By Simon Jessop
LONDON (Reuters) – HSBC Global Asset Management has teamed up with climate change advisory firm Pollination Group to create an asset management venture focused on “natural capital”, which seeks to put a value on resources such as water, soil and air to help to protect the environment.
The new venture – HSBC Pollination Climate Asset Management – will look to raise up to $1 billion for its first fund next year, targeting investments that “preserve, protect and enhance nature over the long-term”, it said in a statement on Wednesday.
It aims to attract capital from institutional investors, including sovereign wealth funds, pension funds and insurers into natural capital investments.
A growing number of asset owners such as pension funds are looking to invest in projects that help to protect the world’s biodiversity at the same time as turning a profit.
“Clients are increasingly focused on environmental matters and this initiative is designed to help them achieve a financial return, while at the same time creating a positive impact on the world’s biodiversity,” said HSBC Global Asset Management Chief Executive Nicolas Moreau.
Investment in natural capital will provide exposure to projects that include sustainable forestry, regenerative and sustainable agriculture, water supply, nature based bio-fuels, or projects that generate returns from reducing greenhouse emissions.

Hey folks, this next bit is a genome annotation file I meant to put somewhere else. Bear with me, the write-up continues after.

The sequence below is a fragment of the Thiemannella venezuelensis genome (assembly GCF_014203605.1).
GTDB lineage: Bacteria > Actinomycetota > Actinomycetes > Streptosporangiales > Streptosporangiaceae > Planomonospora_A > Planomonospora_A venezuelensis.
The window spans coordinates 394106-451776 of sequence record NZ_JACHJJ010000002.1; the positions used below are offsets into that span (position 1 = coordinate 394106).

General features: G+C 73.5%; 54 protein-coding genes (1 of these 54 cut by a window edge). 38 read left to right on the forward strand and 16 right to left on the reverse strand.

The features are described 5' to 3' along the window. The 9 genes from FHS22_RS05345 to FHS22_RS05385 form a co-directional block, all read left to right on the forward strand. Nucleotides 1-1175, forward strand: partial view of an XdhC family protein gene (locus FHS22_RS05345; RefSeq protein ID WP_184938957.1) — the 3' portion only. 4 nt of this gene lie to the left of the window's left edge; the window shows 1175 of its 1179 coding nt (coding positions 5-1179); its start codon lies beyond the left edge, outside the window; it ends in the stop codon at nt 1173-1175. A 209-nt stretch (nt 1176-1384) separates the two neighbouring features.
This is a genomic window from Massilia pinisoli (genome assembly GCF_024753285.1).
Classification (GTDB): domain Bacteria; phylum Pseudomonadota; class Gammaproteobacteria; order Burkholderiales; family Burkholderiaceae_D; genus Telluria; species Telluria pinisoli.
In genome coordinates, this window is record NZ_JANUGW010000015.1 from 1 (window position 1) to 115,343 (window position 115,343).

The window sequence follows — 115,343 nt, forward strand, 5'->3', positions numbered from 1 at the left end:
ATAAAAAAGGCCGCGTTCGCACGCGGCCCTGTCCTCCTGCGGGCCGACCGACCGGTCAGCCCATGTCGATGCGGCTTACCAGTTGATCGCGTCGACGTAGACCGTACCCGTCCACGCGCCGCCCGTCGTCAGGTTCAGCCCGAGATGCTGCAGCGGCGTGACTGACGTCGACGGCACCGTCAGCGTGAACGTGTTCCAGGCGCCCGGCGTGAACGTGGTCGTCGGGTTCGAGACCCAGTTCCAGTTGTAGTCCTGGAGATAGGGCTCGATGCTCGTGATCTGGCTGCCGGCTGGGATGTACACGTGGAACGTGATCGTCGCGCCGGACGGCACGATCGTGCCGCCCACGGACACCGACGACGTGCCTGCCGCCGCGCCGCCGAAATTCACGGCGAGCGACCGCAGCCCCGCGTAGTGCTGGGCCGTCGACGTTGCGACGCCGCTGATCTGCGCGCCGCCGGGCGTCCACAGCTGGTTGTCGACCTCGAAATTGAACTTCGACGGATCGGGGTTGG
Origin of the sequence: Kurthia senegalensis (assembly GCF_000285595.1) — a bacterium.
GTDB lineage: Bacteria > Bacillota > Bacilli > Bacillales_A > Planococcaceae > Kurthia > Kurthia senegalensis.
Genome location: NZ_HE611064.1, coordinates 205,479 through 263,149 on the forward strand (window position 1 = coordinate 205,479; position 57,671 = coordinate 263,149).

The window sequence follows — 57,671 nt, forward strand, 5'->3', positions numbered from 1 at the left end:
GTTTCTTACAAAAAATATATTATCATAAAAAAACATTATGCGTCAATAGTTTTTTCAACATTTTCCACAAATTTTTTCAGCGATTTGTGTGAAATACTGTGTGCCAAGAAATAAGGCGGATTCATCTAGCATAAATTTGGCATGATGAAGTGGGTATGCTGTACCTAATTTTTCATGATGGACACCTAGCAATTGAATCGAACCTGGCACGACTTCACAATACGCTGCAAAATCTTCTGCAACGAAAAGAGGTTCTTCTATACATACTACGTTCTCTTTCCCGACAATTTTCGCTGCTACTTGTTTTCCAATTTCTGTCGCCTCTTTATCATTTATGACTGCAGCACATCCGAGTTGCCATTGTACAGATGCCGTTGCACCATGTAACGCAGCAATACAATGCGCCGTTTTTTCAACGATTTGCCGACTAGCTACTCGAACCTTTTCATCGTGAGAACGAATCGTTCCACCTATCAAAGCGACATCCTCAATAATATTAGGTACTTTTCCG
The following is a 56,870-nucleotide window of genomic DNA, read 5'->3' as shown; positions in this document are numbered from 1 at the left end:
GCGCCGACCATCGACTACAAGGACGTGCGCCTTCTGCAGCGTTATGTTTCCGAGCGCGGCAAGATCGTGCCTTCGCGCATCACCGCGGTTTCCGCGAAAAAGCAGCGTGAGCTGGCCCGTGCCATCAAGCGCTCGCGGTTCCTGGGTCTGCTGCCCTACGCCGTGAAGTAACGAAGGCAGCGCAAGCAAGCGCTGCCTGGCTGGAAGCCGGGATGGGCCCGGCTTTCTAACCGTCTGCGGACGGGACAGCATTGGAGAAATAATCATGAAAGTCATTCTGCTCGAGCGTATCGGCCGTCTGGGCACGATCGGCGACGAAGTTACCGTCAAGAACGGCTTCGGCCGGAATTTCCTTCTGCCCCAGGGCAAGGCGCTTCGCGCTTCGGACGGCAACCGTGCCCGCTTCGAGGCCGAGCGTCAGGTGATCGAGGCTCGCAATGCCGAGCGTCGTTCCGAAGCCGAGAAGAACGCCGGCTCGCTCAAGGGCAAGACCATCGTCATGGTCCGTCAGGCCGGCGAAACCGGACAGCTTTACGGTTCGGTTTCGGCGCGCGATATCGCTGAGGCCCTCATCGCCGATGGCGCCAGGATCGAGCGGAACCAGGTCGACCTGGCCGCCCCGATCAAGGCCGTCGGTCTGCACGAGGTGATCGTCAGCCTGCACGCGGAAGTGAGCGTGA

The first fund will be followed by a carbon credit fund of up to $2 billion. HSBC intends to become a cornerstone investor in the first fund.
HSBC Global Asset Management and Pollination will both provide resources to the planned joint venture and it will operate independently.
“To reach the goals set in the Paris Agreement we need to originate and fund new approaches that protect nature, at scale,” said Martijn Wilder AM, co-founding partner at Pollination, referring to the 2015 climate deal that aims to keep carbon emissions below 2 degrees Celsius by 2050.
“Investing in the resilience of nature is investing in the resilience of the economy. Nature is the most fertile investment we have.”
(Editing by Jane Merriman)